Gardasil is a trusted vaccine that provides protection for girls against both cervical cancer & genital warts. It should be noted that HPV vaccination provides no protection against other sexually transmitted infections such as chlamydia. Also, it cannot prevent pregnancy.
Who is Eligible for the Hpv Vaccine?
12 and 13-year-old girls and boys in school year 8 will be vaccinated with the first dose of the HPV vaccine. This will be done routinely in the UK starting from September 2019.
The second dose of the HPV vaccine will then be given 6 to 12 months after the first dose.
If you miss either of your HPV vaccine doses, you should speak to your school immunisation team to fix an appointment to get the vaccine as soon as possible. It is essential for you to complete both doses because it will provide full protection.
Those who missed the vaccination during the school year 8 are still eligible to get vaccinated until they are 25. However, three doses are required for those who started the HPV vaccination after age 15.
Why is the HPV vaccine Given at Young age?
The Human Papilloma Virus (HPV) usually resides on the fingers, genitals, mouth and hands. The viral infection can be transmitted through skin-to-skin contact. This points out the high probability that human Papillomavirus can be transmitted during any form of sexual activity such as touching.
The HPV vaccine is therefore administered to young girls and boys before they become sexually active. If vaccinated, they will be protected from the HPV infection throughout their teenage years and beyond. If unvaccinated, the virus can dwell in the human body for several years and can afterwards start to cause severe damages for no apparent reason.
HPV Vaccine For Homosexual Men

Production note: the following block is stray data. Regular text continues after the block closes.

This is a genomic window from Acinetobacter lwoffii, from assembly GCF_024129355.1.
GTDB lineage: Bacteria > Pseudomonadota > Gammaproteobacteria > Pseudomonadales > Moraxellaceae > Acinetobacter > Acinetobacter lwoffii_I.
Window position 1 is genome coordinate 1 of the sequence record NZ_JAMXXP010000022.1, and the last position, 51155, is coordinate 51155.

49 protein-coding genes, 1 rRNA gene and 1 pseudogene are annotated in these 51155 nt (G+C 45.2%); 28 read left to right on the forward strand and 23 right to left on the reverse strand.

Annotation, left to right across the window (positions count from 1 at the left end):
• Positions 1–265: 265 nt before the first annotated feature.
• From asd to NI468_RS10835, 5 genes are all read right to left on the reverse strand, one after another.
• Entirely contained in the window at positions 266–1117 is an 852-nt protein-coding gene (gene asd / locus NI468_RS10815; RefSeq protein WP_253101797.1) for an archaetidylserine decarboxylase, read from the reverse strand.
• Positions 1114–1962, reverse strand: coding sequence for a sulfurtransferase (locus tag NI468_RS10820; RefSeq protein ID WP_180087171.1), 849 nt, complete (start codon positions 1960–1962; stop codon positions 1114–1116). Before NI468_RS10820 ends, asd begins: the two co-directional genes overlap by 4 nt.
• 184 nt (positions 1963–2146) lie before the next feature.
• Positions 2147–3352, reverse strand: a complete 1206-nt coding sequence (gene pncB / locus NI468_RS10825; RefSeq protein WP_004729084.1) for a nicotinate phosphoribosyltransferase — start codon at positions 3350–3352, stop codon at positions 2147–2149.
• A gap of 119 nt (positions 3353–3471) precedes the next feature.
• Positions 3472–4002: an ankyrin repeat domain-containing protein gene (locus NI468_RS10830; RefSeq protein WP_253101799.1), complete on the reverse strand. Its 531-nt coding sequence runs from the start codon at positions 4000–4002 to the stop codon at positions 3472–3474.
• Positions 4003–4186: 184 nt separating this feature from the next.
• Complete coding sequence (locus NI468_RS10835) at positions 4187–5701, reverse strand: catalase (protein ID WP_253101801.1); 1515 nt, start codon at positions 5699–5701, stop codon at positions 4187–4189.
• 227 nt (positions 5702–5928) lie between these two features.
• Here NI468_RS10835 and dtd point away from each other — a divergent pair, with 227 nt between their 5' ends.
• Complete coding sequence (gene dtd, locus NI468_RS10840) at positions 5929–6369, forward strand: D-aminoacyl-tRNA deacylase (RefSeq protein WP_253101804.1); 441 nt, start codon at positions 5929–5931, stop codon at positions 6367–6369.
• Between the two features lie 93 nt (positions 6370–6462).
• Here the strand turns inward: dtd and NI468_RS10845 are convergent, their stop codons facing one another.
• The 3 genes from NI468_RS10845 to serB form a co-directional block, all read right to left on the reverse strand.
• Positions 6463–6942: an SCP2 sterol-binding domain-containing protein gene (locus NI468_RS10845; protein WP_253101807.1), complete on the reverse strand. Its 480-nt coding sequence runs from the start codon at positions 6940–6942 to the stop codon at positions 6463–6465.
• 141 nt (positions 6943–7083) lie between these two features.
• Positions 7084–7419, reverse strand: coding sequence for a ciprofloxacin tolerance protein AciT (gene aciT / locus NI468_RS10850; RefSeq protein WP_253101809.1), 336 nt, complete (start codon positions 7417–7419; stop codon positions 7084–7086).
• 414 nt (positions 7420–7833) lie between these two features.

Homosexuals have not benefited from the longstanding girls’ vaccination programme. However, from April 2018, homosexuals who are 45 years old or younger, are now eligible to get vaccinated.
HPV Vaccination For Transgender People
Just like the homosexuals, transgender people are eligible for the HPV vaccination to prevent them from getting infected.
What is The Mode of Administration of the HPV Vaccine?
Two doses of the HPV vaccine are usually injected into the upper arm. The doses are spaced 6 to 12 months apart. Those who missed their HPV vaccination scheduled for school Year 8 are eligible to get vaccinated before age 25. However, they will be given three doses as they will not be fully protected by the two doses.
Homosexuals or Men who have sex with men (MSM), and transgender people who are eligible for the HPV vaccine, will need 3 vaccination doses.
If 3 doses of the HPV vaccine are required;
- The 2nd dose of the vaccine should be administered at least 1 month after the first dose.
- The third dose should be administered within 12 months after the second dose
How Long Will the Hpv Vaccine Protect?
Studies have made it known that the HPV vaccine can protect against the HPV infection for a minimum of 10 years. Some experts have confirmed that its protection lasts longer than ten years.
It is, however, recommended to do cervical screening regularly because the HPV vaccine does not protect against all types of HPV.
Where to Get Vaccinated
At Medical Express Clinic, we provide private HPV vaccination to male & females who are 9 years and above. You can visit our clinic or book an appointment online.